Can Congress overturn it?
With all the other things in the news, it is easy to overlook the fact that the President’s proposal to defer Social Security payroll tax payments went into effect on September 1. Specifically, employers can stop withholding the 6.2-percent employee share of the Social Security tax through the end of the year for those earning under $104,000. Of course, the employer must recoup those deferred taxes from the employee in early 2021.
The proposal is a bad idea on so many fronts. First, those fortunate enough to keep their jobs are the lucky ones and the least in need of financial relief. Second, individuals whose employers adopt this measure will see a big increase in their taxes next year. Third, employers could end up on the hook for unpaid taxes if their employees leave.
But the real issue is the folly of messing around with one of the good things in this crazy world. The Social Security program not only provides steady income to retirees and people with disabilities, but it is also serving as a safety net for older workers who are reluctant to go back to work because of the virus or who cannot find employment. The program is too important to toy with.
In some sense, one could say “why all the fuss?” The consensus is that most employers will not participate in this voluntary initiative. They are worried about explaining it to employees and the potential costs if they end up responsible for repayment. (Interestingly, the federal government’s executive branch is suspending payroll tax withholding for eligible workers.)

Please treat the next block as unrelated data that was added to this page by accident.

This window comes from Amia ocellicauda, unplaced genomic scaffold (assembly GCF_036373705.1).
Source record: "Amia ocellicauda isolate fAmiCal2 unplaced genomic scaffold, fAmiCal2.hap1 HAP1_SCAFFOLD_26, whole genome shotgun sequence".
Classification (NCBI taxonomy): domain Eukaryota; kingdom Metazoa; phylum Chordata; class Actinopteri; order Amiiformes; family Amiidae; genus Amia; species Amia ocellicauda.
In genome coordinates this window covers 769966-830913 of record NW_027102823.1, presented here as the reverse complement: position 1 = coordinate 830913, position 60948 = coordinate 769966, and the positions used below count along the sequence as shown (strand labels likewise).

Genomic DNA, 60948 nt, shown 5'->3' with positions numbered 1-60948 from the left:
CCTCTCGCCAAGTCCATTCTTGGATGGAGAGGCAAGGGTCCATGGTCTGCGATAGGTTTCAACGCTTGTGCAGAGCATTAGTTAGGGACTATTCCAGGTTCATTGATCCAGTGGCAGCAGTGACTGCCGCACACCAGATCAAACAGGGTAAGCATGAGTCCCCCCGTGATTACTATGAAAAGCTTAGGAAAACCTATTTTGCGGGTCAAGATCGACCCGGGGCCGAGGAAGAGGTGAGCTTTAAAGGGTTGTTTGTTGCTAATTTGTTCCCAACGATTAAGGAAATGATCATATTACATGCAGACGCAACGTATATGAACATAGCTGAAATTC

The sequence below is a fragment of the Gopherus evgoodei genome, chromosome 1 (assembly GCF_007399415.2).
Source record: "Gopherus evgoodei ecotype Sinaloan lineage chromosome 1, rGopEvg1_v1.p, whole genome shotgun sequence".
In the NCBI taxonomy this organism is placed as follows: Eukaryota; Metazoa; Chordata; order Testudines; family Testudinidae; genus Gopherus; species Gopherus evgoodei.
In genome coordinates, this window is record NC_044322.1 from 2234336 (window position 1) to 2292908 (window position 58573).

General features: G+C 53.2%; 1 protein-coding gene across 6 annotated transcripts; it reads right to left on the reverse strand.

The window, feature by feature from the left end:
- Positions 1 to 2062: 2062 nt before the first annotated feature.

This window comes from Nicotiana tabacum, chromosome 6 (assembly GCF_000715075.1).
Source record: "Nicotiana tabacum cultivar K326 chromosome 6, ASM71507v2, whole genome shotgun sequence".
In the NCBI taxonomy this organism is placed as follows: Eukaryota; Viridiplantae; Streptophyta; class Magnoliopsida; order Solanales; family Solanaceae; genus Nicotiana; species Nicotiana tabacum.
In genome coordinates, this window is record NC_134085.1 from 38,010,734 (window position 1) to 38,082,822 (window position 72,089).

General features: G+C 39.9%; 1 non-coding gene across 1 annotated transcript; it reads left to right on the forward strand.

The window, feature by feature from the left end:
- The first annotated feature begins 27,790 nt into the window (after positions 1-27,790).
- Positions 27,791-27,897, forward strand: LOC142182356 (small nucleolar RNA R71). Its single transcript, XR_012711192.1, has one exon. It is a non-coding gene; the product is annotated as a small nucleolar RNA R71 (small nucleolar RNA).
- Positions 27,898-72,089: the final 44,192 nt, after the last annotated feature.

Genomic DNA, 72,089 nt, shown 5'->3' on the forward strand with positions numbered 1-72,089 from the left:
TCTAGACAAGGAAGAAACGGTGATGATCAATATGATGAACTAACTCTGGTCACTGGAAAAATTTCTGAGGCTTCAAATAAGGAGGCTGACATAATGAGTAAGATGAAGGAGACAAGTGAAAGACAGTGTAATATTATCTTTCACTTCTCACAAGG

The problem is that the deferral of payroll taxes could be laying the groundwork for permanent payroll tax cuts. The President has repeatedly advocated for a reduction in the payroll tax, but has met with little enthusiasm in Congress. Critics worry that Congress will turn the deferral into a permanent cut.
Given Social Security’s financing shortfall, the discussion should be focused on how to raise additional revenue – not how to reduce a tried and true source of program support. And proposals that involve a shift from payroll taxes to general revenues endanger the program’s future. For decades, an earmarked payroll tax has protected Social Security from the vicissitudes of annual budget decisions.
These concerns may explain the efforts by Democrats to overturn the payroll tax deferral program. Their weapon of choice is the Congressional Review Act, which allows Congress to overturn administrative “rules.” The administration was able to unilaterally establish the deferral plan because under the tax code the Treasury can delay tax deadlines during a disaster.
As an initial step in overturning the deferral plan, some Democrats have asked the Government Accountability Office to assess – by September 22 – whether the plan is significant enough to qualify for action under the Congressional Review Act. Essentially, is the three-page payroll tax deferral guidance issued by the IRS a “rule”? If it is deemed a rule, the Congressional Review Act gives Congress the ability to overrule it through a joint resolution.
In the great scheme of things, overruling the foolish tax deferral plan may not be that important. But calling attention to any initiative that undermines the financing for the Social Security program is time well spent.